Based in Cairo, Orascom Construction (OTCPK:ORSCY) is the largest and most liquid African stock north of Johannesburg thanks to the combination of its eponymous contracting business and a substantial chemical manufacturing operation.
As the company streamlines its holdings, traders have an opportunity here.
ORSCY management — led by founding tycoon Naguib Sawaris — started talking back in January about spinning out the fertilizer company it bought two years ago.
For most Western traders, the political noise coming out of Egypt completely drowned out the story. But the negotiations with Egyptian regulators have continued and the company still seems determined to submit its final paperwork on May 17.
As with many corporate spinouts, the goal here is to liberate value for shareholders by clarifying the investment proposition that each segment of the enterprise contributes. In ORSCY’s case, the fact that we are dealing with a global fertilizer manufacturer hidden behind a “construction” name and business tells the story.
Fertilizer stocks have a much more passionate market following than construction companies, so let’s start on that side. How much is an independent Egyptian fertilizer company really worth?
On a top-line basis, we know that ORSCY sells roughly 5 times as much fertilizer as a mid-tier producer like Intrepid Potash (IPI).
Exact profitability comparisons are tough, but Egyptian analysts have crunched the numbers and determined that the company’s fertilizer business accounts for 70% of its overall bottom line, making it 4.4 times as big as IPI in those terms.
Taking IPI as our model, that would indicate a fair market cap of maybe $6.6 billion for ORSCY’s fertilizer business.
Traders have already taken this into account, which is part of why ORSCY has soared 35% year to date, leading the Egyptian market to become one of the world’s best performers in the process despite the country’s political turmoil.
But we also know that this side of the business has been growing at a spectacular compound annualized rate of 85%, twice as fast as IPI. Factor in that accelerated growth opportunity, and ORSCY’s fertilizer unit starts looking at least a little cheap again.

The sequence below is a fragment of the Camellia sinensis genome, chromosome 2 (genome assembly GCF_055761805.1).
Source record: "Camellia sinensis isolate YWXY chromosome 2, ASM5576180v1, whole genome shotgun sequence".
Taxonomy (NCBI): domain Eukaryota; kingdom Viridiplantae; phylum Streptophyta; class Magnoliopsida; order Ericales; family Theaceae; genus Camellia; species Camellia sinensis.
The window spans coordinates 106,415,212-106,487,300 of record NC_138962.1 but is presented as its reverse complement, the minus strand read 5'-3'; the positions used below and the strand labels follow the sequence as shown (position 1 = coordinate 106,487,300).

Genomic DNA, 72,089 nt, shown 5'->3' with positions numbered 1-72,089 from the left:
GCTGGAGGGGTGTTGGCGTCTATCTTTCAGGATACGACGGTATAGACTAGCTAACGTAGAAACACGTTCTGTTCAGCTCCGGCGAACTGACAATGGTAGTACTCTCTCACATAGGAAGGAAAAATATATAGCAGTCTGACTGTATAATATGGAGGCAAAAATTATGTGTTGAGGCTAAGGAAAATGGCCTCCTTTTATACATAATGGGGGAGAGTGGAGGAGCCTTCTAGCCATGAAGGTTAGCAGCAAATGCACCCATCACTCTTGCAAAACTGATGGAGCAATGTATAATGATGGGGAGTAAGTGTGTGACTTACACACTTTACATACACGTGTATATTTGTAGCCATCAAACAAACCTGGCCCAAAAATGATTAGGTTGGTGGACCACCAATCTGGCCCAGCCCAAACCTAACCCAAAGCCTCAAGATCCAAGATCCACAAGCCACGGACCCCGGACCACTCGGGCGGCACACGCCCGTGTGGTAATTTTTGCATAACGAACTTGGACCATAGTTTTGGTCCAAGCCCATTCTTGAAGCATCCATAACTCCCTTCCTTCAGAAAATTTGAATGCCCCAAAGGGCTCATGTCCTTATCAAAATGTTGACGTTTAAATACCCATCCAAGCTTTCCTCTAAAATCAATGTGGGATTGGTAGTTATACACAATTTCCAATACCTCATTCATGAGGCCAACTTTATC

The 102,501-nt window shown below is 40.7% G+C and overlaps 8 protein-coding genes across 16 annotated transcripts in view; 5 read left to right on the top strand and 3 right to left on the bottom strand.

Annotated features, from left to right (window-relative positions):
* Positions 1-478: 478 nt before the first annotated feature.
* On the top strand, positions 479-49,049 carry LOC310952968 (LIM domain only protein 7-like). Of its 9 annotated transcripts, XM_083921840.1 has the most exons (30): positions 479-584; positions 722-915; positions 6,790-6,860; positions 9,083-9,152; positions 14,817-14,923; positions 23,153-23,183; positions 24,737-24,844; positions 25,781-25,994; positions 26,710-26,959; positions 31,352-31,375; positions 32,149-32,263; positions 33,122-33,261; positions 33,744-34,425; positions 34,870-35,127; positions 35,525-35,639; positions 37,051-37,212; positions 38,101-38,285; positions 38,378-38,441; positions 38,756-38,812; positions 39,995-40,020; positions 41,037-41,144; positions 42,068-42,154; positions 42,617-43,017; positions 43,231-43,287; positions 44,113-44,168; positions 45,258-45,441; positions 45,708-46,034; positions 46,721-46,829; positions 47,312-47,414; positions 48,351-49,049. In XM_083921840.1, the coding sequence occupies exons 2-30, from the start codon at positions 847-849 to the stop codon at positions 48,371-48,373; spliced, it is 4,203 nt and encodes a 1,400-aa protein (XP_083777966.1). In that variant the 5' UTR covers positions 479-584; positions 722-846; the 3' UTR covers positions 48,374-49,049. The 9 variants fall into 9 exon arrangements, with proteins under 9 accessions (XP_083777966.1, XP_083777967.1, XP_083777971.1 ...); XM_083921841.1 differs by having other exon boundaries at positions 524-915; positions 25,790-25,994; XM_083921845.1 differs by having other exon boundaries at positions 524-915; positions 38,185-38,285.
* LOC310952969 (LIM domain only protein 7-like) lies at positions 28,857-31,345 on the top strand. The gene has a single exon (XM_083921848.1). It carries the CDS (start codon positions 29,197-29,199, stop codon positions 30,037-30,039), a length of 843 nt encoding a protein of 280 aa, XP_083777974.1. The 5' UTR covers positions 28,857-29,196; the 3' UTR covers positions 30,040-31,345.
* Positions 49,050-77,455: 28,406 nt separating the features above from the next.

While it would be presumptuous and wrong to assume that double the growth rate as IPI should earn double the valuation, plenty of traders would probably agree that a post-spinout company merits at least some kind of premium.
In that event, anyone holding ORSCY before the split would be able to see their shares rise to their real value while cashing out the construction side of the company or keeping it instead.
Of course, once the split goes through, that market will be quick to price that premium in, so the trick is getting those shares before the final plan goes in front of the regulators.
ORSCY is liquid as far as Egyptian stocks go, but 2,000 shares a day isn’t exactly enough turnover for everyone reading this to get a taste.
As a consolation, the stock is the biggest single holding in the Egypt ETF (EGPT) and the biggest truly “African” component of the Africa ETF (AFK) — British company Tullow Oil is first — at a weight of 9% and 6.5%, respectively.
Either of those funds will benefit from whatever value is left to be unlocked in ORSCY, albeit in much less concentrated form.
And speaking of unlocking value, ORSCY isn’t exactly carving itself up for the public good here. While it’s spent plenty of money augmenting the business it bought for $1.6 billion two years ago, spinning it out will give Sawiris and company another chance to cash out — and generate billions in cash to invest elsewhere.